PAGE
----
6:16 “‘Then the priest must present all these 1 before the Lord and offer 2 his purification offering and his burnt offering. 6:17 Then he must offer the ram as a peace offering 3 to the Lord, with the basket of bread made without yeast; the priest must also offer his grain offering and his drink offering.
6:18 “‘Then the Nazirite must shave his consecrated head 4 at the entrance to the tent of meeting and must take the hair from his consecrated head and put it on the fire 5 where the peace offering is burning. 6 6:19 And the priest must take the boiled shoulder of the ram, one cake made without yeast from the basket, and one wafer made without yeast, and put them on the hands of the Nazirite after he has shaved his consecrated head; 7 6:20 then the priest must wave them as a wave offering 8 before the Lord; it is a holy portion for the priest, together with the breast of the wave offering and the thigh of the raised offering. 9 After this the Nazirite may drink 10 wine.’
1 tn “all these” is supplied as the object.
2 tn Heb “make.”
3 tn The “peace offering” is usually written as “a sacrifice of peace” (זֶבַח שְׁלָמִים, zevakh shÿlamim). The word “sacrifice” is related to the word “to slaughter,” and so indicates that this is a bloody offering in celebration of peace with God.
4 tn Some versions simply interpret this to say that he shaves his hair, for it is the hair that is the sign of the consecration to God. But the text says he shaves his consecrated head. The whole person is obviously consecrated to God – not just the head. But the symbolic act of cutting the hair shows that the vow has been completed (see Acts 21:23-24). The understanding of the importance of the hair in the ancient world has been the subject of considerable study over the years (see R. de Vaux, Ancient Israel, 436; and J. A. Thompson, “Numbers,” New Bible Commentary: Revised, 177).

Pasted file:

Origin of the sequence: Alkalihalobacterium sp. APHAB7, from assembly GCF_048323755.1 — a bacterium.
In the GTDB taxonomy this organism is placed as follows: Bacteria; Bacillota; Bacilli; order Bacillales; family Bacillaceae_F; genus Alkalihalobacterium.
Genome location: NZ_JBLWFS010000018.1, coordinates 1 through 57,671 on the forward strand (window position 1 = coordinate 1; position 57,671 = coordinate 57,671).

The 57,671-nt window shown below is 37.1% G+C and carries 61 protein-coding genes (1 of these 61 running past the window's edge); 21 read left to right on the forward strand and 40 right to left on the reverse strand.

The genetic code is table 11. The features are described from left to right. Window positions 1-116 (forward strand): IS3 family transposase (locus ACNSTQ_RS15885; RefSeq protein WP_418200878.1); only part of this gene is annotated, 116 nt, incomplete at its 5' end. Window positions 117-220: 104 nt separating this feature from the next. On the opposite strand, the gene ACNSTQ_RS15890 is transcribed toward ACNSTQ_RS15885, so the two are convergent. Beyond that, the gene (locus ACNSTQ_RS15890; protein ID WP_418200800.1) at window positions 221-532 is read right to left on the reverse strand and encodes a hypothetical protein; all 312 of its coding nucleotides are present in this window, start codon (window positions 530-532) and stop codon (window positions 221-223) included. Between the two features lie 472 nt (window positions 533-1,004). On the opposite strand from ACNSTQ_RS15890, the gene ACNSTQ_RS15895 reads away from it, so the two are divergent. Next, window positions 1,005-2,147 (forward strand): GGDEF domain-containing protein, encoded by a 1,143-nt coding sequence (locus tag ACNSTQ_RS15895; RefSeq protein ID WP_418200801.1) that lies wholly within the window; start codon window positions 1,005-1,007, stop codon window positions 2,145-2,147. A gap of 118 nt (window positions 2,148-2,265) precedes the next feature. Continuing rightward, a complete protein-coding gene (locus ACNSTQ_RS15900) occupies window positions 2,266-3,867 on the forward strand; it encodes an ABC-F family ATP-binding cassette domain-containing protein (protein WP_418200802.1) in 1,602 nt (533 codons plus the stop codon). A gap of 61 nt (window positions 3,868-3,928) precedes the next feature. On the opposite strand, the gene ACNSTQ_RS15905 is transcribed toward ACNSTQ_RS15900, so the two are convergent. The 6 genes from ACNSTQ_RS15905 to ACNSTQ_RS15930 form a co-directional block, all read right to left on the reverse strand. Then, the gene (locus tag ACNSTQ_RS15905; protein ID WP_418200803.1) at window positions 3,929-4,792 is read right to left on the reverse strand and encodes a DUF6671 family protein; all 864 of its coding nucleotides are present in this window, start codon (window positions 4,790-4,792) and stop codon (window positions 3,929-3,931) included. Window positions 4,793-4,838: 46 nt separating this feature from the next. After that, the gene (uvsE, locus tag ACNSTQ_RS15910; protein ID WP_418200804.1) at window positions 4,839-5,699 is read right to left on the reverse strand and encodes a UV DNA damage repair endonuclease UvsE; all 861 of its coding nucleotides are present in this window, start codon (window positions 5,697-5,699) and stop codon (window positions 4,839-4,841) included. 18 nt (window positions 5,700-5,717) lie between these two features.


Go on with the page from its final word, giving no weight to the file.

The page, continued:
5 sn Some commentators see this burning of the hair as an offering (McNeile, Numbers, 35; G. B. Gray, Numbers [ICC], 68). But others probably with more foundation see it as destroying something that has served a purpose, something that if left alone might be venerated (see R. de Vaux, Israel, 436).
6 tn Heb “which is under the peace offering.” The verse does not mean that the hair had to be put under that sacrifice and directly on the fire.
7 tn The line does not include the word “head”; it literally has “after the consecrating of himself his consecrated [head].” The infinitive construct is here functioning in the temporal clause with the suffix as the subject and the object following.
8 sn The ritual of lifting the hands filled with the offering and waving them in the presence of the
9 sn The “wave offering” may be interpreted as a “special gift” to be transferred to the
10 tn The imperfect tense here would then have the nuance of permission. It is not an instruction at this point; rather, the prohibition has been lifted and the person is free to drink wine.